Rafferty turned up his collar, dipped the oars in the water and started to row.
After a while he stopped. Late afternoon drizzle falling from a grey sky stippled the calm surface, they would drift, but not much. He released the blindfold. They stared at each other. Rafferty broke the spell. He opened a canvas bag that lay across his knees, slowly, so the man could see the knives, the screwdrivers, the pliers: his tools. On top he placed a bolt cutter and patted it as he would a faithful dog. The thief moaned and fought against the restraints, wild terror in his eyes. The cutter trapped the first finger of his right hand between the blades. He began to cry.
‘Last chance,’ Rafferty said.
The blades tightened, a muffled wail came from behind the gag.
A thin red line appeared at the joint. Rafferty sighed fake regret.
‘This little piggy went to market...’
An opal moon hung above the loch, it had stopped raining and the night sky was clear. The thief was slumped forward, passed out. They’d been at it for hours - or five fingers - he should be pleading for his life. Better yet he should be dead. In Glasgow, Rafferty understood it wasn’t going to be easy. Something wasn’t right about this guy. He didn’t get it. Kevin’s job was to make him get it.
He peeled the sock from the shoeless foot, bleached like a corpse in the moonlight, and lifted it into position. For the moment the gag was unnecessary, he ripped it away and waited for his victim to come round; when he did it would continue. A noise took him by surprise. He tensed. At the other end of the boat the head came up, eyes blazed in the gloom and the madman grinned at him through broken teeth.
‘I’m starving,’ he said.
‘Could murder a curry.’
Rafferty’s voice cracked with desperation. ‘What did you do with the money?’
This was insane.
‘The money! Where is it?’
The thief spat blood and sniggered. ‘Fuck off.’
Rafferty snapped. He grabbed a knife and buried it in the crazy bastard’s heart.
No,’ he said, ‘you fuck off.’
The body rolled over the side and disappeared into the dark water, Rafferty gathered the severed fingers and threw them after it; food for the fish. At the jetty, he got out and stood for a long time watching the untethered boat float away. He had been so confident, so sure. But it hadn’t worked out. He was going back with nothing. The thought of telling his father made Rafferty sick with fear – more afraid than the man he had just killed had ever been.
Jimmy would go mental.
Big Mo nodded his head slowly, his eyes rolling. “That’s right, Shooter, me old mucka,” he said. “You’ve finally got it... have a gold star.” He gave a mirthless chuckle, pausing before delivering the punch line with perfect comic timing. “Strange, though, because the way you’ve been acting I can only assume you believe my head buttons up the back.”
Everything was still, silent for a moment, the only sound that of laboured snorts coming from the prisoner, who was trying to clear the blood from his airwaves.
“Wh... what sh’you mean?” Shooter stuttered eventually.
“Ripping me off,” said Mo. “I know what you took away from that Holland Park raid. You owe me a lot more – a couple of grand, I reckon – and it’s a bloody cheek you’ve held out on me after I tipped you off to the opportunity. Don’t you know there’s a recession on? I got a wife and kid to feed, with another on the way. I’m sorry Shooter, truly. You always seemed a loyal soldier and a good mate, but now I’ve got to make an example of you. I can’t afford people thinking I’m a soft touch. Seems no one can be trusted these days. Handsome? Keep hold of him. Cozza, get Reg, would you?”
“Oh shit. No!” pleaded Shooter. “Not Reg. Look, I’ll make it up to you. Pay you extra, if that’s what you want. Do another job especially for you. It wasn’t on purpose, honest, I’d never do that to you, Mo, you know that. I must have miscalculated is all I can think. I’ve always been useless at maths...”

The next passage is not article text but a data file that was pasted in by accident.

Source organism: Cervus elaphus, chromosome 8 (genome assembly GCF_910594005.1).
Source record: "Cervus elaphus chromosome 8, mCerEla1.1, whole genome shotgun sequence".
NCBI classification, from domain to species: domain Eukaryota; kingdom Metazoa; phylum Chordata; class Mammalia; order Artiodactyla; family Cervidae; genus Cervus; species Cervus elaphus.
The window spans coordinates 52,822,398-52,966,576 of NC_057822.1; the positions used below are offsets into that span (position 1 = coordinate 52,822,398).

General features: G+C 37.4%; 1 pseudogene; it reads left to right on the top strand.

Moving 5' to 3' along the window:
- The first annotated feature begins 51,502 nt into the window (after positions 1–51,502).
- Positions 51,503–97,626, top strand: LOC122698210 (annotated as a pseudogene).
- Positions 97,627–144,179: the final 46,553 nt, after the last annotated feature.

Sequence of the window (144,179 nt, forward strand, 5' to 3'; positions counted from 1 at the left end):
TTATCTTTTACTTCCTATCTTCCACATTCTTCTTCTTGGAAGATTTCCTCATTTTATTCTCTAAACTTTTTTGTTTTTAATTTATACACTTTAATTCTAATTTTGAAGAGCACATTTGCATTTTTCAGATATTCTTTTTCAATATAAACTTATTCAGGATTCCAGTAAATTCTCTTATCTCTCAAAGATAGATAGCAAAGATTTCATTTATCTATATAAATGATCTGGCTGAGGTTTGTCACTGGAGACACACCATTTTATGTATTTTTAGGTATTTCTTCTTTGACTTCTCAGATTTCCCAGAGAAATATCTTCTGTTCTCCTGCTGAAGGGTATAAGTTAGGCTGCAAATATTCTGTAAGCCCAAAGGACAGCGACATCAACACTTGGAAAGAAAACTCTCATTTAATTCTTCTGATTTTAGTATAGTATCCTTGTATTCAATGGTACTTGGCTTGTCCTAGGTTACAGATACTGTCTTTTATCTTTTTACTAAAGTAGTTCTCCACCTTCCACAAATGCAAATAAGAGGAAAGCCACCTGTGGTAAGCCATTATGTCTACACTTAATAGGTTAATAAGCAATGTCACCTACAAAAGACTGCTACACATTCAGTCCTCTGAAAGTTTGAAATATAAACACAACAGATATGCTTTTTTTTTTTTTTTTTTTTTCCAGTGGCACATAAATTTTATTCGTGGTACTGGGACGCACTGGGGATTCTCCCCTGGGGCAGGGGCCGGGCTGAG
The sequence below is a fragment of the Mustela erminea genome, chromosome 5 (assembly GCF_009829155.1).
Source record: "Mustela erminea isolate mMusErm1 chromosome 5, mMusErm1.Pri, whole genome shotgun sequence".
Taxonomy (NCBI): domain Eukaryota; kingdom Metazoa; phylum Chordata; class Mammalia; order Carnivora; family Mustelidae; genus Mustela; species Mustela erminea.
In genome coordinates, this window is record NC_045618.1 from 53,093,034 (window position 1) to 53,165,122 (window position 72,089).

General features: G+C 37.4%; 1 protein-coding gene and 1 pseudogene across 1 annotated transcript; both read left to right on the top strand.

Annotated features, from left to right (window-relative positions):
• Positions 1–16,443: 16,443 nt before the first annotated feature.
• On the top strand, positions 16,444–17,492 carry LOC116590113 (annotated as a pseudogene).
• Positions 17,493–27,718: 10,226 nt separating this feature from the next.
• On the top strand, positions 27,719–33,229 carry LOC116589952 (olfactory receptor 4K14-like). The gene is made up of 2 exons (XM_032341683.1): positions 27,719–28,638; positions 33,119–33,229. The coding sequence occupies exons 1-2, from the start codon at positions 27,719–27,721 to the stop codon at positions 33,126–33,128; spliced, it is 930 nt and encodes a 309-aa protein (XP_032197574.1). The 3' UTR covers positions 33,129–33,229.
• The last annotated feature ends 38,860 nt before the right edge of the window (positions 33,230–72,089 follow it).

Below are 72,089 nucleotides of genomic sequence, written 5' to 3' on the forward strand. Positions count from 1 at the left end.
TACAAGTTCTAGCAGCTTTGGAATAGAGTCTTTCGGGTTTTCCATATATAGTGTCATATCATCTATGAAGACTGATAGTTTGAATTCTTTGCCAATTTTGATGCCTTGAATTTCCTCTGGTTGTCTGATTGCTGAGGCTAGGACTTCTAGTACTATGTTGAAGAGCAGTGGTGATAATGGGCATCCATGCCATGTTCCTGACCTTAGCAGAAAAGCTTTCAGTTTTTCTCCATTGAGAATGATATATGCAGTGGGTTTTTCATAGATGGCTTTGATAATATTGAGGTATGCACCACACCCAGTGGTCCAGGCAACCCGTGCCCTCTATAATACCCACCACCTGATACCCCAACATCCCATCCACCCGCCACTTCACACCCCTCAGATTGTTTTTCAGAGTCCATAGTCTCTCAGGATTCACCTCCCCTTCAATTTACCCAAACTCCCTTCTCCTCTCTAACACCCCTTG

Chuck let out a whimper. He didn’t know what it was all about but he didn’t like seeing his daddy so cross. Big Mo looked at him and winked as if to say, “It’s all right son, none of this is real”. Chuck told himself what he was seeing was a magic trick, the red stuff on Shooter’s face not blood but tomato sauce, like he had at home on his chips.
HOURS later Chuck was in bed, crying himself to sleep. Big Mo told his wife the youngster was overtired. They had popped into the pub after their ‘bit of business’, just to take the edge off things, and Chuck had fallen asleep. Beryl Dolan looked at her husband.
“You’ve made him a part of it, haven’t you?” she said. “I asked you, even begged you, but you couldn’t help it. You had to ‘toughen him up’. I can only guess what you’ve been up to. You took that... thing... with you. I can see the blood. There’s a stain on my carpet and a trail on the tiles in the hall.”
Big Mo looked out from beneath his thick, black, caterpillar eyebrows, pushing his hand wearily through the bristles on his head. He didn’t feel like justifying his actions. It had been a long day. He had done what he had done, and in his mind he had made the right call. A row with the missus was the last thing he needed.
Lifting himself from his favourite armchair, Mo reached over and switched on the television, turning up the volume to dissuade his wife from carrying on with the conversation. A well-dressed man was standing in front of a weather map pointing at various areas of the country, but Mo wasn’t interested.
Bending down slowly, he picked up the three-foot length of wood he had propped beside him on the sofa. Noting the dark stains for the first time, he vowed to rub it down with a hot, damp cloth in the morning to get rid of any ‘evidence’. Shame. To his way of thinking it just added to the character, like when you had a champion conker as a kid and the more messed up it looked, the more scars it had, the more you knew it had done its job. Walking out through the sliding glass-partition doors, he swung the sawn-off curtain pole at his side, the spherical ball on the end reflecting the light. Resting it gently against the wall in the corner of the small parlour room, he patted it affectionately.
“Night, Reg,” he said.
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Periodically, ForeignCorrespondent participates in virtual book tours that allow authors to showcase their books to a broader audience. Today I am hosting fellow RRBC/RWISA author